Thousands of Armenian Christians rallied in different countries around the world including in Armenia, and in the United States to commemorate the 101st anniversary of Armenian genocide at the hands of Ottoman Empire in 1915 during World War I, which killed 1.5 million people.

On April 24, protestors marched with torchlights towards a hilltop memorial complex in capital city Yerevan. One of the marches was led by Hollywood star and human rights activist George Clooney, who is a steadfast advocate of the massacre's recognition as genocide.

Tens of thousands also gathered at the Turkish Consulate in Los Angeles, wearing purple shirts, and waving flags, according to LA Times.

"We want to show the youth what April 24 is about," US Rep. Adam Schiff (D-Burbank) said at the rally. "Obviously, we want justice. If we don't do this, it will be forgotten."

Refugees and supporters also assembled at City Park in Idaho to lay flowers in the memory of people slain in the massacre.

"It affects everybody when we have a sort of tragedy like this so it's important that we come together and make remembrance of such events," said Father Michael Habib of St. Ignatius of Antioch Church.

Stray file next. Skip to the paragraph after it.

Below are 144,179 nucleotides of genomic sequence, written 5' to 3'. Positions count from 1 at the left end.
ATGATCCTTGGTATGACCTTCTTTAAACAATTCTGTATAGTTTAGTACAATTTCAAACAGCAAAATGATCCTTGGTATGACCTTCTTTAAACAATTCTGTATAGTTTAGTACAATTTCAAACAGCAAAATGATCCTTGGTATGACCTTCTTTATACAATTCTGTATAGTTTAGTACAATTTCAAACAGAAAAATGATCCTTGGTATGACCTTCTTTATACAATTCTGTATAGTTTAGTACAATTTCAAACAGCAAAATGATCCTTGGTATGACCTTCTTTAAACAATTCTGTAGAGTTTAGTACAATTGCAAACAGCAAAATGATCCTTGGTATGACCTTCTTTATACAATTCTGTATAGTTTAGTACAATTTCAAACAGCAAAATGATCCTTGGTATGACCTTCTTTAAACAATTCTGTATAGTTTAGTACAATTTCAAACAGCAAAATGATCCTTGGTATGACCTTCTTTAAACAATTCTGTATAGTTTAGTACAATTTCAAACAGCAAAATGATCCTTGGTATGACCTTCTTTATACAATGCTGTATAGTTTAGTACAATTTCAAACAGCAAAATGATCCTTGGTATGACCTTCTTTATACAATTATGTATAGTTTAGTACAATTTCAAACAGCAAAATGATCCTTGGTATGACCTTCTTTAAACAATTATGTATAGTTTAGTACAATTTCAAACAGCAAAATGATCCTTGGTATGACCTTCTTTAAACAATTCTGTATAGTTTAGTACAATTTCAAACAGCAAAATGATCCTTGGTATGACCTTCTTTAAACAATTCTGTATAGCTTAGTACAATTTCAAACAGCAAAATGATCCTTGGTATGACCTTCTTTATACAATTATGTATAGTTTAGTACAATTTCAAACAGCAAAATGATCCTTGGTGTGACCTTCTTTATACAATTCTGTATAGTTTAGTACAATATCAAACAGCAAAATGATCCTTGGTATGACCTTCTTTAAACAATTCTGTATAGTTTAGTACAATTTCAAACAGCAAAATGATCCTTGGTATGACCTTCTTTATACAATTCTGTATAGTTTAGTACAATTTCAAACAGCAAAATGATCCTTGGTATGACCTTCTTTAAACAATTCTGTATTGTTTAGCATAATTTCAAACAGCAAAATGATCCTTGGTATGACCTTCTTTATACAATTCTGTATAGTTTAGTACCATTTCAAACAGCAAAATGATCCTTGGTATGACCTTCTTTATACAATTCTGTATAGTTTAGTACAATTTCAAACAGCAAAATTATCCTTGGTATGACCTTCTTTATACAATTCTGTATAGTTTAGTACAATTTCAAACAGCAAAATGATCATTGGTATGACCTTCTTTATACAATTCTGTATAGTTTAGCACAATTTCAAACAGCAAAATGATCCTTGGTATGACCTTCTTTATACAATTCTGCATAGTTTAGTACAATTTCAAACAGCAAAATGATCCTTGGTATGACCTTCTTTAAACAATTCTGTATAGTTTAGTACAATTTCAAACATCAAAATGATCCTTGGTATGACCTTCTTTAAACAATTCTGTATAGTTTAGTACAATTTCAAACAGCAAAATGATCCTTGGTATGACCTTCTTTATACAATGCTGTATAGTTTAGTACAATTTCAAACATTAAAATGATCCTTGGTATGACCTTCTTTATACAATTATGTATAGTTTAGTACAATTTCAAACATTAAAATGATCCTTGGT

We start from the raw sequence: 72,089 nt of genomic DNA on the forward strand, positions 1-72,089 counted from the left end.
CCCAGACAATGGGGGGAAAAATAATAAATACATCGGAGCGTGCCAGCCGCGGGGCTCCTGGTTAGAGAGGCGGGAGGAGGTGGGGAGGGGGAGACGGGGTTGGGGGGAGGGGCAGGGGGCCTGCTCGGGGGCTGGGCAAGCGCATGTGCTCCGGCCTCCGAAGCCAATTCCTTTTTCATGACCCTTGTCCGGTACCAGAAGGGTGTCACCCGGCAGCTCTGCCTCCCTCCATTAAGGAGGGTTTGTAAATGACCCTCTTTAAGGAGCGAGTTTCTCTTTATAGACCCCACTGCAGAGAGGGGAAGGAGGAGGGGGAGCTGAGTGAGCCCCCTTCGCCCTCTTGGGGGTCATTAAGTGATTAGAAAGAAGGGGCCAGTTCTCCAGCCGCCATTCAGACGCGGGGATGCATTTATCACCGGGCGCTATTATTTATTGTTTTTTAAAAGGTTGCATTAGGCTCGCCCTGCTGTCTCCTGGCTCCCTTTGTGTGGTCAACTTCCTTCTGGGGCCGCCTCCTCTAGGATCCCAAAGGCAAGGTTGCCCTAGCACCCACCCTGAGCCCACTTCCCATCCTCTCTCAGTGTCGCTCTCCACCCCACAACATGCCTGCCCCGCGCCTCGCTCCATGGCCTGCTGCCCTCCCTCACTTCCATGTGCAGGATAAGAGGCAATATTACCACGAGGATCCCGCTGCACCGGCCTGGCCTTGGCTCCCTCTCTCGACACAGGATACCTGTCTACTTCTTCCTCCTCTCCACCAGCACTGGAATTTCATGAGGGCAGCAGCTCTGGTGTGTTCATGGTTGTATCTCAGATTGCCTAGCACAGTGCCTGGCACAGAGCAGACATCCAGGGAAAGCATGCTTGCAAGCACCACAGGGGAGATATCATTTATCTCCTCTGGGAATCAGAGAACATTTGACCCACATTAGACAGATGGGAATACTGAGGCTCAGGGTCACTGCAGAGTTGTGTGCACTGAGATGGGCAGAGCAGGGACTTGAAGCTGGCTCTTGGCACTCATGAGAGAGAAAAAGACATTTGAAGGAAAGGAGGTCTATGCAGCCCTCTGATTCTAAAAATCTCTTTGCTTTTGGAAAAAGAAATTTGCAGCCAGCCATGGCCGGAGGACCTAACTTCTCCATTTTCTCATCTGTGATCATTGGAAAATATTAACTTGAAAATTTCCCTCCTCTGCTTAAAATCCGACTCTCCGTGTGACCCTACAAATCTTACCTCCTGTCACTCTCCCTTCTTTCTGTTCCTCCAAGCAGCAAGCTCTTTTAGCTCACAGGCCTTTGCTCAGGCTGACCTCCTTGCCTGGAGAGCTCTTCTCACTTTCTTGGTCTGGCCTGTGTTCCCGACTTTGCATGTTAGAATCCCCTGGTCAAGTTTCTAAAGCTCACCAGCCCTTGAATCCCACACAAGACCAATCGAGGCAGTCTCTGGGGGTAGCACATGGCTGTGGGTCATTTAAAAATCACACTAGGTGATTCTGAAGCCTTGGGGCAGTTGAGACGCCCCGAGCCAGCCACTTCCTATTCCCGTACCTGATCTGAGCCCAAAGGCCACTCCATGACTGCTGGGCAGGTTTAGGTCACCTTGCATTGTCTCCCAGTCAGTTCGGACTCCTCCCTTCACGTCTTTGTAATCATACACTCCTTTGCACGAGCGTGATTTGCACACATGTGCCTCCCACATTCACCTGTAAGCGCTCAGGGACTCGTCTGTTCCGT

"Forget culture, forget religion. As people we need to support one another. Especially in times like this," he added.

The Archdiocese of Boston commemorated the event for the first time, which was attended by over 800 people.

"It is so important that we do not allow the events of the genocide to slip into oblivion," said Cardinal Sean P. O'Malley. "The one and a half million lives are not forgotten. . . . One of the fruits of their martyrdom is the accumulation of love that unites us."

The Vatican also recognized the first genocide of 20th century by holding a special mass, presided over by Pope Francis. The pope gave a message saying that everyone is obliged to not forget the "senseless slaughter," during the First World War.

"Concealing or denying evil is like allowing a wound to keep bleeding without bandaging it," the pope said.

Many stores in Los Angeles put up signs in English and Armenian informing closure of shops in remembrance of the genocide.

In 2015, Hollywood Boulevard and Western Avenue intersection was designated as Armenian Genocide Memorial Square, while in March, Glendale Unified became the first school district in United States to set apart April 24 as a day of remembrance of the genocide.

Up to 1.5 million Armenian Christians were murdered in Eastern Turkey through systematic killings and starvations between 1915 and 1923.

Similar protests were held in Jerusalem, Beirut, Iran, Canada, and Australia.